There are very few smartphone brands that offer a complete stock Android experience on their phones and Nokia is one of them. Despite being offered at a low price its devices sometimes have struggled to capture attention, but not anymore.
The Nokia G20 is the company’s latest offering and in today’s review, we’ll see how it performs and whether it’s worth purchasing.
Nokia G20 Review: Design and Display
A few months back we reviewed Nokia 3.4, which looks very similar to the Nokia G20 smartphone. Or, to put it another way, most Nokia phones these days have a similar form factor. For better grip, the company used polycarbonate material and designed the panel with ridged vertical stripes.
A circular rear camera module with four sensors is neatly placed and an LED flash is located just below the camera module. The device is available in two colour options: Glacier and Night, and our review unit is the latter, which look nice. The phone’s textured back panel makes it resistant to scratches and fingerprints, but luckily the company includes a silicon cover for protection.
The power and volume buttons on the right frame are fairly easy to reach and provide good haptic feedback. The power button has been integrated with a fingerprint scanner that unlocks the device in about a second. One can also opt for the face unlock option but that is even slower.
Moving on, there is a SIM tray and a dedicated Google Assistant button on the left. Besides this, there is a 3.5mm headphone jack and a primary microphone on the top while the bottom part consists of a USB Type C port, a mono speaker grille and a secondary microphone.
The Nokia G20 features a 6.5-inch HD+ IPS LCD panel with a dewdrop notch for the selfie camera and a 20:9 aspect ratio on the front. The HD+ screen may (on paper) appear underwhelming for the price, but we have to say that we rarely had any issues with the display’s sharpness.
Enabling 1080p mode on YouTube gives you a good viewing experience. The videos appeared to be sufficiently sharp. In addition, the device is Widevine L1 certified for HD streaming on Ott platforms such as Netflix, Prime Videos and others. The outside readability could have been better. A few more nits would have been perfect. The colours of the screen are superb and we loved our experience with it indoors.
Nokia G20 review: Performance and Cameras
The Nokia G20 is powered by an octa-core MediaTek Helio G35 SoC based on a 12 nm processor, paired with 4GB of RAM and 64GB of internal storage. The device has a MicroSD card slot for expandable storage of up to 512GB.
A similar chipset can be found in a variety of low-cost smartphones including the Poco C3, Redmi 9 Active, Oppo A16, Oppo A55 and many others. It should be noted that all of these phones are significantly less expensive than the G20. The phone is built for people who are graduating from a feature phone to a smartphone. So for them, the performance would be great, however, if you are already a smartphone user, you might feel the lack of speed you are used to.
The applications load time could have been better, but multitasking on the other hand between the lightweight apps works well. It’s perfectly fine to play less demanding games when it comes to gaming on the Nokia G20. GPU-intensive games, on the other hand, put a strain on the processor. We tried out Call of Duty Mobile, and it stutters a lot under low graphics and high frame rate settings, but the gameplay improves at the lowest settings.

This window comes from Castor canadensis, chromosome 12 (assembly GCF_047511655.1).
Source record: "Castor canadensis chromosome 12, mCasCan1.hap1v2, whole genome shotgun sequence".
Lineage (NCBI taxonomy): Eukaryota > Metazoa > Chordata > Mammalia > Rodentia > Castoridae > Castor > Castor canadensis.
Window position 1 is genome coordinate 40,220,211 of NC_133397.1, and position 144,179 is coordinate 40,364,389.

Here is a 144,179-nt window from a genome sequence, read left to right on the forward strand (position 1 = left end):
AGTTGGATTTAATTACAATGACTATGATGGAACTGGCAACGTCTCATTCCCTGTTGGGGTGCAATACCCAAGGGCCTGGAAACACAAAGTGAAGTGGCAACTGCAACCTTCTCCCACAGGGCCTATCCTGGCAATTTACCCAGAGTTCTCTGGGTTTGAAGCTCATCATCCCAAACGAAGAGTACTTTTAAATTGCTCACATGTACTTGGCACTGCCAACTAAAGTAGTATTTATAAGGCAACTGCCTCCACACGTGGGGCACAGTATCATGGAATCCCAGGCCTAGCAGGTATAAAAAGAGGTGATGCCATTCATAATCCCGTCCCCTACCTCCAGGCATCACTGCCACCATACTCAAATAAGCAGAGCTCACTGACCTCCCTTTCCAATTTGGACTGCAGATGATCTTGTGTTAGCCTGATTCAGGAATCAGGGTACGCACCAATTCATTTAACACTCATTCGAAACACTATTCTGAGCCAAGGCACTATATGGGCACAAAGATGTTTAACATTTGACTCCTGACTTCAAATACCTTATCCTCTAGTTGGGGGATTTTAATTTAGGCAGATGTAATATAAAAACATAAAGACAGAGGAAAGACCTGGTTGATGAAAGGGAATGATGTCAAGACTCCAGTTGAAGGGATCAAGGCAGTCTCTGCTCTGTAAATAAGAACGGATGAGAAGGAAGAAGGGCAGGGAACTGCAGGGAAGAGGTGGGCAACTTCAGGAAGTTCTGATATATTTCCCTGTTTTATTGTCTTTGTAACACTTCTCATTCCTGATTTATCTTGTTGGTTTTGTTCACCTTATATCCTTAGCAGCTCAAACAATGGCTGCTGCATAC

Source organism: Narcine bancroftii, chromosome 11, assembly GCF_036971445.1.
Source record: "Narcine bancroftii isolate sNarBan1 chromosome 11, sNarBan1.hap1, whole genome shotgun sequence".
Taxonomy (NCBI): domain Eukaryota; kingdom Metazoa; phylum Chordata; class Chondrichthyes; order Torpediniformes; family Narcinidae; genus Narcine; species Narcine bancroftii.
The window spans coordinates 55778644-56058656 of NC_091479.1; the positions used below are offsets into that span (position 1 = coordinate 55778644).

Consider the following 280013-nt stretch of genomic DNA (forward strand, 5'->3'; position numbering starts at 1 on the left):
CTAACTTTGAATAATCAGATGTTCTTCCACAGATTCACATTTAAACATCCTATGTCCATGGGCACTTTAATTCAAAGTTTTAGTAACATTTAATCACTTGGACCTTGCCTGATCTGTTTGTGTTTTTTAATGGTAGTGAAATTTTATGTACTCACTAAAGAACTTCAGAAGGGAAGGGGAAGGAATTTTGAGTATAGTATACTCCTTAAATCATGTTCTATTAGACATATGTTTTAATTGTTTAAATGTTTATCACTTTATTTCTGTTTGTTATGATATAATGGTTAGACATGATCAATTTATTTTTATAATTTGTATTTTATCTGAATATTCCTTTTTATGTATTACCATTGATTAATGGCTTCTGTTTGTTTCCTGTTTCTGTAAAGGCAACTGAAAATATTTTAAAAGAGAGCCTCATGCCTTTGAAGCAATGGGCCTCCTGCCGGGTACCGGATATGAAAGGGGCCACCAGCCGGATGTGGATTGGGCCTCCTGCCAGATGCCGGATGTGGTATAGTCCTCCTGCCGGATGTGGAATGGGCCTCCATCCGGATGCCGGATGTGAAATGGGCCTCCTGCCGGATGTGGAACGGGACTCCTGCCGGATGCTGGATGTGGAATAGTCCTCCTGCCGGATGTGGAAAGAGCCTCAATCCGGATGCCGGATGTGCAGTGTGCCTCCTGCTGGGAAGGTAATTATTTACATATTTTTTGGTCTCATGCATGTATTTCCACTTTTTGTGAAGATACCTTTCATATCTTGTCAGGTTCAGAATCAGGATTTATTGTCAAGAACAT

Let us now discuss the camera’s performance. The Nokia G20 has a quad-camera set up on the back, including a 48-megapixel primary sensor with an f/1.79 aperture. A 5-megapixel ultra-wide-angle lens, a 2-megapixel macro sensor and a 2-megapixel depth sensor round out the package. There is an 8-megapixel front-facing camera for taking selfies and video calls.
Shots from the primary camera produced reasonably detailed results in good lighting. The phone has a hard time focusing. When auto HDR is enabled, the photos become overly saturated, and the exposure is also a bit messy, so keep it off and you will be fine.
The ultra-wide-angle shots, on the other hand, reduce the saturation to a more natural level. The portrait shots were slightly oversharpened, but the edge detection was excellent. The macro camera also has issues due to its fixed focus lens.
Aside from that, the low-light images were not super grainy with good details, but they occasionally shot soft-looking photos. The night mode increases the exposure slightly, but not significantly.
The front-facing camera takes mediocre selfies. While the dynamic range is not what we were expecting, the photos appear to have soft, muted colours.
The Nokia G20 is powered by a 5,050mAh battery that supports 10W charging. We were able to get two days of endurance with medium usage. However, if you are not interested in gaming or binge-watching, it can last for three days, which is impressive. The 10W charger fully charges the phone in 3 hours.
To summarise, the Nokia G20 (Rs 13,490) is a phone for people graduating from feature phones to a smartphone. While its design, clean stock Android 11 experience and battery life are redeeming, the phone ultimately falls short in terms of performance when compared to its competitors. At this price point, the company could have chosen the MediaTek G80 or G85.
The phone is suitable for casual smartphone users who want long battery life and a dependable software experience. The Nokia G20 is a good choice as it will give you OS and security updates regularly.
Nokia G20 Pros and Cons
- Good Battery life
- Stock Android 11 experience
- Classic design
- Slow charging
- weak processor
- does not justify its price
For the latest gadget and tech news, and gadget reviews, follow us on Twitter, Facebook and Instagram. For newest tech & gadget videos subscribe to our YouTube Channel. You can also stay up to date using the Gadget Bridge Android App. You can find the latest car and bike news here.